New Kellogg Series Books Address Democracy Consolidation and Economic Integration in Latin America
Farooq Tirmizi • September 23, 2013
Two new books in the Kellogg Institute’s book series with the University of Notre Dame Press examine some of the most pertinent questions facing Latin America today: how the region can consolidate the relatively recent gains of representative democracy and how countries in the region can move towards greater economic integration.
In Democracy in Latin America: Between Hope and Despair, Ignacio Walker explores the possibilities and challenges of establishing stable democracies in Latin America. Available in English for the first time in a revised and updated edition, the book was originally published as La Democracia en America Latina (2009).
One of Latin America’s leading public intellectuals as well as a scholar and politician, Walker argues that the fragile state of democracy in Latin America is not the result of structural factors, but rather the product of choices made by both the people and the leaders of the region.
He suggests that democracy was merely one of several competing alternatives after the collapse of the oligarchic political order of Latin America in the early 20th century. Democracy appears to have emerged the victor of that contest in the early 21st century, but Walker warns that this victory has yet to be consolidated.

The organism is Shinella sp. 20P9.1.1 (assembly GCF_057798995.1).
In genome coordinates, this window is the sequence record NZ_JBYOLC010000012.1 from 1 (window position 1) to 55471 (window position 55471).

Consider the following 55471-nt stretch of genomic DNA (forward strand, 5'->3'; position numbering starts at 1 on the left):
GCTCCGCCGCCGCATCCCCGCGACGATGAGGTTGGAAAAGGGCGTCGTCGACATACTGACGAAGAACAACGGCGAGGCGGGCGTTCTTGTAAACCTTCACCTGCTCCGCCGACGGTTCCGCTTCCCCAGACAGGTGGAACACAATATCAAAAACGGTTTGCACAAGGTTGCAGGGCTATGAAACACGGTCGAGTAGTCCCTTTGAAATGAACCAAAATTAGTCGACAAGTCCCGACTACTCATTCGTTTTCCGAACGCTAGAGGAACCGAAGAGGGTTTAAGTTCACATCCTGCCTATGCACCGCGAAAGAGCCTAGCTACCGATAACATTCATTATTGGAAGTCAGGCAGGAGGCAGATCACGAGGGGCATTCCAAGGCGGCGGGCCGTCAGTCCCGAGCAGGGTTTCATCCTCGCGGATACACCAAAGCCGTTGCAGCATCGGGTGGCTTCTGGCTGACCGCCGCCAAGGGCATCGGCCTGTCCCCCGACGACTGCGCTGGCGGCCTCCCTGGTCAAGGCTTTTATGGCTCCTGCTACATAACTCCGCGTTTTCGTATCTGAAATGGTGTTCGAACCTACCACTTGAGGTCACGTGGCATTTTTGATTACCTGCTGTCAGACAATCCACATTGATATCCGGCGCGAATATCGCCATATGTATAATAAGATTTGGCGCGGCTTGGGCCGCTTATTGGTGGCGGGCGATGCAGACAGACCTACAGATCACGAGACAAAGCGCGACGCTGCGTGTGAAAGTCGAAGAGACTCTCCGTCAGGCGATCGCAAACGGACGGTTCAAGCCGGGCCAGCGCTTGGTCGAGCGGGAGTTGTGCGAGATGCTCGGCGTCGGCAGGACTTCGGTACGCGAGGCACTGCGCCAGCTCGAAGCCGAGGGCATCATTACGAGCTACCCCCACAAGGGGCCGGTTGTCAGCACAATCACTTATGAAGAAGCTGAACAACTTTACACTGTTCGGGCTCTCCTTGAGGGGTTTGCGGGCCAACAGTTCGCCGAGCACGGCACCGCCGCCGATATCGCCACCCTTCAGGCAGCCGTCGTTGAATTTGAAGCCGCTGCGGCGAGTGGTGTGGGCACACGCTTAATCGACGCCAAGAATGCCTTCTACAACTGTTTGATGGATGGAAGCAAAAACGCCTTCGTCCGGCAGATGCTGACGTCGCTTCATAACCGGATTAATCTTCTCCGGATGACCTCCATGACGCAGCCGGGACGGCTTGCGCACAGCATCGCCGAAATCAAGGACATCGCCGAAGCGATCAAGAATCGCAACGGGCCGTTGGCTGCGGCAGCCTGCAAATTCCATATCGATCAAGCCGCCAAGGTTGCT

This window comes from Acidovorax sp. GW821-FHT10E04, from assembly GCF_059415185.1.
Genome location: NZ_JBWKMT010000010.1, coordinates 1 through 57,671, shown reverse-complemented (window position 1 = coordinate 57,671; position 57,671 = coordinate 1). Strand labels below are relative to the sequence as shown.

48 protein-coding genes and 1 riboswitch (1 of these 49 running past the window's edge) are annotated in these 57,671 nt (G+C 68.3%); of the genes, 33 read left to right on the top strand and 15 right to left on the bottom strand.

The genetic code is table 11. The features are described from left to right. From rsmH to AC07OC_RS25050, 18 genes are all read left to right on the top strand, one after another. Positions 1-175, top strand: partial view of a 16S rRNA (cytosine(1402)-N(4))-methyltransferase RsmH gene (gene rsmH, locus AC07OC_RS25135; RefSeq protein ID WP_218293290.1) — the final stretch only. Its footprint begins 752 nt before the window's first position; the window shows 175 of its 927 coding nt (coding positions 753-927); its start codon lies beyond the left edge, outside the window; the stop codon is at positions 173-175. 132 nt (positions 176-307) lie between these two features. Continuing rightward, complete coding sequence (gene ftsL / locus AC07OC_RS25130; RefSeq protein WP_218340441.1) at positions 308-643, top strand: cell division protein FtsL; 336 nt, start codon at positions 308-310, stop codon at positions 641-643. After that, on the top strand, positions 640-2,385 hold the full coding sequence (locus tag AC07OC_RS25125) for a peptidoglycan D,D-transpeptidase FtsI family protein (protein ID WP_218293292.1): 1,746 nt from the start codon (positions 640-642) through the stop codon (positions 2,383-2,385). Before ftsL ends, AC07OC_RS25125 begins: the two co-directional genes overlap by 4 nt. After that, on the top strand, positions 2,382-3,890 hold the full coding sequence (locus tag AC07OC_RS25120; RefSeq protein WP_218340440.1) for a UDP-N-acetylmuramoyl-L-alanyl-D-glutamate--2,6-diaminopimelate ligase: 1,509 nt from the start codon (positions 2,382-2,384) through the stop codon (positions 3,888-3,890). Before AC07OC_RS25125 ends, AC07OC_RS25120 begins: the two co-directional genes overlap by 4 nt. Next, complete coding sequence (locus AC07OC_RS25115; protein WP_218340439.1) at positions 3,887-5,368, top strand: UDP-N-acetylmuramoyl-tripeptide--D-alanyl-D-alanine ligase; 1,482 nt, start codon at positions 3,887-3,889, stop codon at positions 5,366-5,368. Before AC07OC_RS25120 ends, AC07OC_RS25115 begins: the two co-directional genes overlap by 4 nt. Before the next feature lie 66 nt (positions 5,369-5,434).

Former President of Brazil Fernando Henrique Cardoso says of the book: “a very fruitful dialogue, one politically passionate in its commitment to democracy and intellectually acute in its inquiry about the vicissitudes of representative government in Latin America.”
Currently serving as a senator in Chile as well as the president of the Christian Democratic Party, Walker is a former Kellogg visiting fellow. He returns to the Institute to speak at the book’s launch, open to the public, on Thursday, September 26.
In Power and Regionalism in Latin America, Laura Gómez-Mera examines how the political dynamics between countries within Latin America have shaped their efforts at greater regional economic integration through MERCOSUR (Southern Common Market).
She argues that while the promise of economic cooperation has led to MERCOSUR’s enduring survival, tension between and within countries, particularly Brazil, has taken a toll on the effectiveness of the bloc.
“Gómez-Mera offers an extremely valuable contribution to our understanding of why the globe is fragmenting into regional blocs—and the implications for the future of international relations theory and practice,” writes Richard Fienberg of UC San Diego. “By masterfully integrating domestic interest groups and institutions, she brings life to the formation of foreign policy.”
An assistant professor of international studies at the University of Miami, Gómez-Mera will spend the spring 2014 semester as a Kellogg visiting fellow. Her new project investigates international cooperation in the fight against human trafficking.